Summer is coming up, and with it comes one of the USA’s favorite holidays: the 4th of July. Family, fireworks, and good food mean a great time all around as everyone gets into the holiday spirit and has a good time with their loved ones.

But to keep it one of the best times of the year, it’s important to remember some essential safety tips. 

Whether you’re throwing a party at your house, indulging in a low-key celebration, or attending an event away from home, make sure you consider the following safety logistics. They won’t take much time and will help ensure that you have a fun, memorable, and safe 4th of July.

How to Prepare Your Home for the 4th of July

In the lead-up to a 4th of July party, there are a few things you should do in advance. They involve protecting your home, the people at your party, and anyone who lives in your home. They also include protecting those around you! 

Take the time to implement these tips, and you’ll be glad you did.

Secure Your Fence (and Your Pets)

Got pets? You’ll want to make sure your fence is secure. Or even better—set up a safe space inside your house for them.

Although humans love the 4th of July, pets don’t tend to feel the same way. Even if your visitors aren’t too much for them, the fireworks definitely will be. Between the 2nd and 4th of July, there is a 30-60% increase in missing pets because the noise spooks them, and they run. 

Give your furry friends some space away from the noise and, at the very least, make sure they can’t go anywhere. If your dog is an escape artist, leash them every time you take them outside to do their business. Even if your dog is the most relaxed pup ever, a sudden noise (or worse, a stray firework entering your yard) could make them bolt.

Store Your Fireworks Safely

If you plan to set off fireworks in your yard rather than attending a public display, you should store them safely before the big event. This goes for items as small as sparklers as well.

Keep them in a cool, dry place to prevent explosive accidents and ensure that children and pets don’t have access to them. Curious hands and paws could lead to disaster.

Buy the Proper Protection

If you’re doing your own firework display, you also need to ensure you have the proper protection. Have a large container of water close by if you need to douse a firework quickly, and ensure the person in charge of lighting fireworks has hand and eye protection.

Consider Your Pool

If you have a pool in your yard, make sure that everyone who will be at the party can swim or that there’s an appropriate barrier. Young children are known for their insensible curiosity and clumsiness! At the very least, have some swim vests on hand or ensure that the parents who are coming do. 

You should also keep an eye on pets. We recommend keeping them indoors on the 4th of July, but if you let them out to go potty, watch them closely and keep them away from the pool. Although we think of dogs as natural swimmers, this isn’t true of every breed, and even the best water dogs can find it hard to get out if there’s no easy exit.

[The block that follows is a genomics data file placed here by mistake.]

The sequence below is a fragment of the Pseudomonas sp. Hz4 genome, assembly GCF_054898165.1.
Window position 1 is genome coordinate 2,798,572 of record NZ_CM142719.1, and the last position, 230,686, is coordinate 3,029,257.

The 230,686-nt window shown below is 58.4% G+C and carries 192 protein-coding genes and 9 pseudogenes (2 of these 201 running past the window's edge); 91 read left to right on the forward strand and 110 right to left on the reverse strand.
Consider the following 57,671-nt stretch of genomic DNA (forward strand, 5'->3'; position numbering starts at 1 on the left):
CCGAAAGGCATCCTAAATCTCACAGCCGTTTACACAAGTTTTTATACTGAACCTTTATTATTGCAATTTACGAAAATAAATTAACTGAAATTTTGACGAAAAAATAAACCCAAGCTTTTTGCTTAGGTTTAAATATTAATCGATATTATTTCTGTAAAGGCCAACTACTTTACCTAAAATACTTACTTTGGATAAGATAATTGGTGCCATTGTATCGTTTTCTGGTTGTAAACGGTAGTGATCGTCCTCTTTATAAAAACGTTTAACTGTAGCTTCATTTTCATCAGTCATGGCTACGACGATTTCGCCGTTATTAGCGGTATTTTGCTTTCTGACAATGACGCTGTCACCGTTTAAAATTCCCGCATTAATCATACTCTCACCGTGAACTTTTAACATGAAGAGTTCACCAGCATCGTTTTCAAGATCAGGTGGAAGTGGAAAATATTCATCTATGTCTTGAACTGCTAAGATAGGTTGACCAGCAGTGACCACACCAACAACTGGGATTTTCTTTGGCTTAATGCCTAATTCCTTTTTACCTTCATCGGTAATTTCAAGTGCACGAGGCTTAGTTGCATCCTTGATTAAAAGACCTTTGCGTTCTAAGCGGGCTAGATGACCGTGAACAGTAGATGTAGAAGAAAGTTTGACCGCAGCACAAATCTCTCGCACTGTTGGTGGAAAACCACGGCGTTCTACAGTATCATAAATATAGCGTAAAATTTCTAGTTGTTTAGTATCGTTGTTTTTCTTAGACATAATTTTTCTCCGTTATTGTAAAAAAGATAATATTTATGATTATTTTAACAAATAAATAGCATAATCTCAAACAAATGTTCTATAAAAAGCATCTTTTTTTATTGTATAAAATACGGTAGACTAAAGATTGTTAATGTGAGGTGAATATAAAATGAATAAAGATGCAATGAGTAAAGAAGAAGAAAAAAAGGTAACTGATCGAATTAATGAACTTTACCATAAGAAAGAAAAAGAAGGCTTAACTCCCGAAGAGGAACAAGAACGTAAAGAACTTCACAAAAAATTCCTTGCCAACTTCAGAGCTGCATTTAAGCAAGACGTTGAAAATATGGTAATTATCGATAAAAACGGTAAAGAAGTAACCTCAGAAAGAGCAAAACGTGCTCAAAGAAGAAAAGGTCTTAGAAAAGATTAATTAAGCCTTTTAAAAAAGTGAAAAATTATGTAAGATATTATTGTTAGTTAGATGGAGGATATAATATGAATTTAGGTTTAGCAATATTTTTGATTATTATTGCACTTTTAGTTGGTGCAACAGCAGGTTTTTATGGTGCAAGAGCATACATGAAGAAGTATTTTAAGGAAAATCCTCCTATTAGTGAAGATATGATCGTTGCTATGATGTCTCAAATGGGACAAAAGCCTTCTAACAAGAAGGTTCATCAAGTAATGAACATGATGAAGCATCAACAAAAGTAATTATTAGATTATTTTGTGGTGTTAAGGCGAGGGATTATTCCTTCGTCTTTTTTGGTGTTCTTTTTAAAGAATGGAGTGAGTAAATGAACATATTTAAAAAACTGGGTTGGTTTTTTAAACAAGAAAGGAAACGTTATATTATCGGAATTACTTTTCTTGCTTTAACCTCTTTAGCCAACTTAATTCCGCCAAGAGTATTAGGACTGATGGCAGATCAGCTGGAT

Get Everyone on the Same Page

As you’re implementing these tips, ensure that all household members and guests are on the same page. You don’t need an adult handing a firework to a child or deciding safety measures are unnecessary.

8 Safety Do’s for Your 4th of July Party

It’s the 4th of July, and it’s finally party time. You’ve been working hard, and you’re ready to relax, have a drink and some great food, and enjoy your efforts paying off. While you unwind, don’t forget to follow these 4th of July safety tips.

1. Designate Someone to Keep an Eye on Things

Assigning someone the responsibility for the above tips could improve your 4th of July party by guaranteeing that nothing is missing or goes awry. If you’re worried that it will be no fun for someone to continuously ensure everyone’s safety, consider alternating safety shifts.

2. Have Sunscreen on Hand

Never forget to put sunscreen on. Nothing can ruin your day like looking down and seeing bright red shoulders and arms, knowing that later, you’ll pay the price for sitting outside all day. Your guests will also appreciate you having sunscreen around, as there’s always someone who forgets.

3. Employ Sanitary Cooking Practices

Grilling out is one of the best things about the 4th of July, but leaving food in the sun comes with the risk of bugs and food poisoning. 

Make sure food is covered when no one is eating and serve it fresh. A cooler can go a long way on a hot summer day as well. We also recommend keeping paper plates around to set food down, so no one has to put their snack on a potentially dirty surface.

4. Check Your Prescription Meds

If you take prescription medicine, check the label before going off and having fun. Some prescription meds can’t mix with alcohol ( you should always follow medical instructions), and it’s a little-known fact that some medications can even make you more prone to heatstroke. Stay in the shade where you need to, and go inside if you need a break from the relentlessly hot sun.

5. Keep Children Away From Fires and Grills